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Stag amid Autumn Flowers

Mori Sosen Japanese

Not on view

In the Japanese poetic tradition, waka (thirty-one-syllable court verse) often invokes the image of a solitary deer traipsing through fallen leaves or autumn flowers as a metaphor for lost love. Here, a lonesome-seeming stag has paused on a moonlit evening, as if to listen for the call of its mate. The grasses, leaves, and white fujibakama flowers (Eupatorium japonicum), associated with mid-autumn in Japanese poetry, are rendered in the naturalistic yet still decorative style of the Maruyama-Shijō school. Sosen built his reputation on realistic depictions of monkeys, deer, and other animals. His fame was so closely tied to his monkey paintings that in 1807 he changed the first character of his art name, so 祖, meaning “ancestor,” to the homophonic so 狙, meaning “monkey.”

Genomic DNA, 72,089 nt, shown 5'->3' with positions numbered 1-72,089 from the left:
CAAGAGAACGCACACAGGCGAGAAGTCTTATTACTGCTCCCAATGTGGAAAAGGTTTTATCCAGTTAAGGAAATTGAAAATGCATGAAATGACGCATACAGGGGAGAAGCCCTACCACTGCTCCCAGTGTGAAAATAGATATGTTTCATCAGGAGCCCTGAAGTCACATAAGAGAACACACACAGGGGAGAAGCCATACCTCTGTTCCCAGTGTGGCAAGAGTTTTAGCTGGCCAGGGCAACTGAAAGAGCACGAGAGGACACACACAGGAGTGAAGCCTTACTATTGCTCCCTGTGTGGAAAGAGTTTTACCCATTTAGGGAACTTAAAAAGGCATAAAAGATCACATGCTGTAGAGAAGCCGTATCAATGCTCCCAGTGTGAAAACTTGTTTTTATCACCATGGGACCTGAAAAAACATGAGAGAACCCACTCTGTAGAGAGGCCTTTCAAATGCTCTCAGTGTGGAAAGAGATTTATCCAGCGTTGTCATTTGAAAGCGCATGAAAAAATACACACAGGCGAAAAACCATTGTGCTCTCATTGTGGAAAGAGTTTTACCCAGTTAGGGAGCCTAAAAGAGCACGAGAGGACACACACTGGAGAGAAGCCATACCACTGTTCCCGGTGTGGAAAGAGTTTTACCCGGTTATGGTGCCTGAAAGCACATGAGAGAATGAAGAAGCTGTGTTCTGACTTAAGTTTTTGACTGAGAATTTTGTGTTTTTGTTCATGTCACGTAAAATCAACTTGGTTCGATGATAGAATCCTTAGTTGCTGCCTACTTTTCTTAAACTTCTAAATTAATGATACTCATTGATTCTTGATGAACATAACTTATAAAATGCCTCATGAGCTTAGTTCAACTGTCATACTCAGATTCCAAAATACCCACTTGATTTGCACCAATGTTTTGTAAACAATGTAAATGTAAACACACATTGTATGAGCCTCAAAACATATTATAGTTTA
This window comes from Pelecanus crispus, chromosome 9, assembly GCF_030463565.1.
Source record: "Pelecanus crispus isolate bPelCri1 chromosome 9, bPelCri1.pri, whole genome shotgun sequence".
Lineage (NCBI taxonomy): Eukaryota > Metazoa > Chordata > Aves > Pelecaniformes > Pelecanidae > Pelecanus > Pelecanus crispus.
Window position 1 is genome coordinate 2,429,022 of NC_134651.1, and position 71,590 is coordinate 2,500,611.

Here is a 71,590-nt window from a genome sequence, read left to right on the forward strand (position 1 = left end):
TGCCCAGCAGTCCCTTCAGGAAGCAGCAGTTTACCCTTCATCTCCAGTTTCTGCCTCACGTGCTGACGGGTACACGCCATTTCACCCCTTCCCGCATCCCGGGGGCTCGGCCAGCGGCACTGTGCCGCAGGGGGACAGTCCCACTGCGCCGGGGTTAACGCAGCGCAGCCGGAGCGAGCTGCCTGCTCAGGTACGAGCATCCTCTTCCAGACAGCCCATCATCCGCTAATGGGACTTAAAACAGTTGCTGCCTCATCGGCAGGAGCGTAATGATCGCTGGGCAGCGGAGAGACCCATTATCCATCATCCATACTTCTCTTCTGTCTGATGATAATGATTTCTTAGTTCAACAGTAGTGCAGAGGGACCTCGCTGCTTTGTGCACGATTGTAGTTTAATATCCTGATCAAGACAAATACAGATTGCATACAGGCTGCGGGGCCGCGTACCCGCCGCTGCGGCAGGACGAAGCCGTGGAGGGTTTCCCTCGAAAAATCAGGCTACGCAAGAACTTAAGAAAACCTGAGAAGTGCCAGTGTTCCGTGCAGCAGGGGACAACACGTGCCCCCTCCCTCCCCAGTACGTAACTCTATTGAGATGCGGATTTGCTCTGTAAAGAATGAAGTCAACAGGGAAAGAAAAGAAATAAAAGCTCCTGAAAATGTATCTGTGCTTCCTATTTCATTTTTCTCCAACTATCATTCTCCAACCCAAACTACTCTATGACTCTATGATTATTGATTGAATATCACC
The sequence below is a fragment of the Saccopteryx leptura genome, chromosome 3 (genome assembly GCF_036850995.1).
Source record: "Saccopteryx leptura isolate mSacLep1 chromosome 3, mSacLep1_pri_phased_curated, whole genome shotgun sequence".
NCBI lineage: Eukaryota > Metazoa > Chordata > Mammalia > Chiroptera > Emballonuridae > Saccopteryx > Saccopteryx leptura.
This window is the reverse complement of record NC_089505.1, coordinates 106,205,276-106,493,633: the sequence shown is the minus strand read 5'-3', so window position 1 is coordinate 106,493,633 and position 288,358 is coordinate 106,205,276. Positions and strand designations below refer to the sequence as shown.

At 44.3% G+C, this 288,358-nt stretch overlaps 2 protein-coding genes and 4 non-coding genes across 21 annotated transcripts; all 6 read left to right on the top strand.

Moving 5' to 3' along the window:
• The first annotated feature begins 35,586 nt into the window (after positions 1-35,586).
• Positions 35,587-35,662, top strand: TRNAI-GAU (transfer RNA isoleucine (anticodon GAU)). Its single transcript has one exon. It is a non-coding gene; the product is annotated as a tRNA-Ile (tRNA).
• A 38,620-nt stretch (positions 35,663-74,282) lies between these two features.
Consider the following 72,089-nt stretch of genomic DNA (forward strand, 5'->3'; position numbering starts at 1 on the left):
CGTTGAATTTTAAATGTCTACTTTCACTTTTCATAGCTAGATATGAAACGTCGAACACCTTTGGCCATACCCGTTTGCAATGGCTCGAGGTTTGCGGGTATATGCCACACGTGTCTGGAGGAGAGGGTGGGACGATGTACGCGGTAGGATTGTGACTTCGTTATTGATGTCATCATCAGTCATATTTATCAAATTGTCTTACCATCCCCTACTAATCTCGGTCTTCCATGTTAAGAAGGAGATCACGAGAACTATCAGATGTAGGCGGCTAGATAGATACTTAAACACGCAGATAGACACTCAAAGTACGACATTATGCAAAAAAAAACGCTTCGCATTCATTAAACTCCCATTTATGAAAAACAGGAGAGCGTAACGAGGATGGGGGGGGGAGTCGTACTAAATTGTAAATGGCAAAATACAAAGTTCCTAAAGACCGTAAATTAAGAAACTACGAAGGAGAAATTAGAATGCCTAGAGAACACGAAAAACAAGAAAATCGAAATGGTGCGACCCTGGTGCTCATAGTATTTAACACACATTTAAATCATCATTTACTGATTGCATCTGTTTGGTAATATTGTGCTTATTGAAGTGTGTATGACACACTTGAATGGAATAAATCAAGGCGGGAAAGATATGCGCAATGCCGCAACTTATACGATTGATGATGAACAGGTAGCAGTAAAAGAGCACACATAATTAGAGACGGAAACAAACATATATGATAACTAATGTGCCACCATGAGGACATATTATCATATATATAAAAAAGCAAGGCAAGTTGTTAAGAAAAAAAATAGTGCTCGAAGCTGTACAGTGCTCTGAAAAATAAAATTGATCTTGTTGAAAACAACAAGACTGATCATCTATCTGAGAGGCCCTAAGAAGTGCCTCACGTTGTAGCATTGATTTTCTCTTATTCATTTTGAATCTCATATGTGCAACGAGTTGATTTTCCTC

Stag amid Autumn Flowers, Mori Sosen (Japanese, 1747–1821), Hanging scroll; ink and color on silk, Japan

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